I am excited to go to the Career Day at my son's school next month. Last night my son came back and reminded me that I needed to practice for my career day speech. He has been watching people sign up for Career Day speakers and without batting an eyelid said " Dad, my friends and classmates do not understand what you do." Ouch! It seems other parents coming to Career Day have careers like doctors, engineers, psychologists, in the Armed forces.
The inspiration for the title of this post came from a talk that my friend Kami Huyse, COO of Zoetica, gave to the PRSA – Digital Impact conference NYC in May 2010. While an amusement park like Sea World could measure success by coaster rides, you may have something different in mind for your business and the metrics of success you have. I was part of a panel measuring results: Guide to Google Analytics, Affiliate Metrics and more at the recent Affcon 2010 Summit with Wade Sisson and Brad Geddes.
Did you know you can now book an appointment URL in Google Search Results? Many of you may have already implemented this, but for those who haven’t, I wanted to share this new feature from Google and encourage you to start using it. Your practice can add the “Booking an Appointment” URL to your Google My Business dashboard. Doing this will give your Google My Business search results for your practice a “Book Your Appointment” URL, which patients can use without ever having to click to your website.
Muck Rack makes it simple to find people, tweets, or articles that mention any name, keyword, company, hashtag etc. We've compiled this guide to help you make the most of your search.
Selecting a term
Start searching tweets, articles from media outlets, articles mentioned in tweets, journalists'
names, titles and bios with some suggested searches:
Companies or Topics (e.g. iPhone, Microsoft)
Phrases (e.g. "cloud computing") — use quotes to keep the terms together
Twitter handles (e.g. @username) — returns those who have mentioned or replied to
Names (e.g. "David Pogue")
Hashtags (e.g. #sxsw, #london2012)
Bio details (e.g. vegan, Olympics, father)
Muck Rack's Advanced Search allows for many boolean operators.
Find results that mention multiple specified terms, use AND or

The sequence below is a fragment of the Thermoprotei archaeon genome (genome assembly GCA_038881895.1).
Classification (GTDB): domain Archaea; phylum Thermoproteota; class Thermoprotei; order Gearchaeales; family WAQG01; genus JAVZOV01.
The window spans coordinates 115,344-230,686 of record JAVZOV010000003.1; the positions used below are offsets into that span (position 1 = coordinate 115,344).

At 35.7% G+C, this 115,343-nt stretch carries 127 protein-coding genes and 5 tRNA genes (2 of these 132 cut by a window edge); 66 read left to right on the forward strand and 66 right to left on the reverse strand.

+. For example, ensure each result contains both Elon Musk and Mark Zuckerberg by
searching Musk AND Zuckerberg or Musk + Zuckerberg.
Use the operators OR or , to broaden your search when you'd like either of
multiple terms to appear in results. (This is the default behavior of our search when no operators
are used). For example, results will contain either cake or cookie by searching cake OR cookie or cake,cookie
Use NOT or - to subtract results from your search. For
example, searching Disney will yield results about the Walt Disney Company as well as Walt Disney
World Resort. To exclude mentions of Disney World, search for Disney -World or Disney
When using one of these operators with a phrase, enclose it in quotation marks. For example, you can
find results about smartphones excluding Apple's iPhone 4S by searching smartphone -"iPhone
Exact case matching or punctuation
If you're searching for a brand name or keyword that relies on specific punctuation marks or capitalization, you can
find results that match your exact query by adding matchcase: before the keyword you're searching for, like matchcase:E*TRADE .
Use parentheses to separate multiple
boolean phrases. For example, to find journalists talking about having fun in Disney World or
Disneyland, search for ("disney world" OR disneyland) AND fun.
An asterisk can be used to search for any variation of a root word truncated by the asterisk. For example, searching for admin* will return results for administrator, administration, administer, administered, etc.
A near operator is an AND operator where you can control the distance between the words. You can vary the distance the near operation uses by adding a forward slash and number (between 0-99) such as strawberries NEAR/10 "whipped cream", which means the strawberries must exist within 10 words of "whipped cream".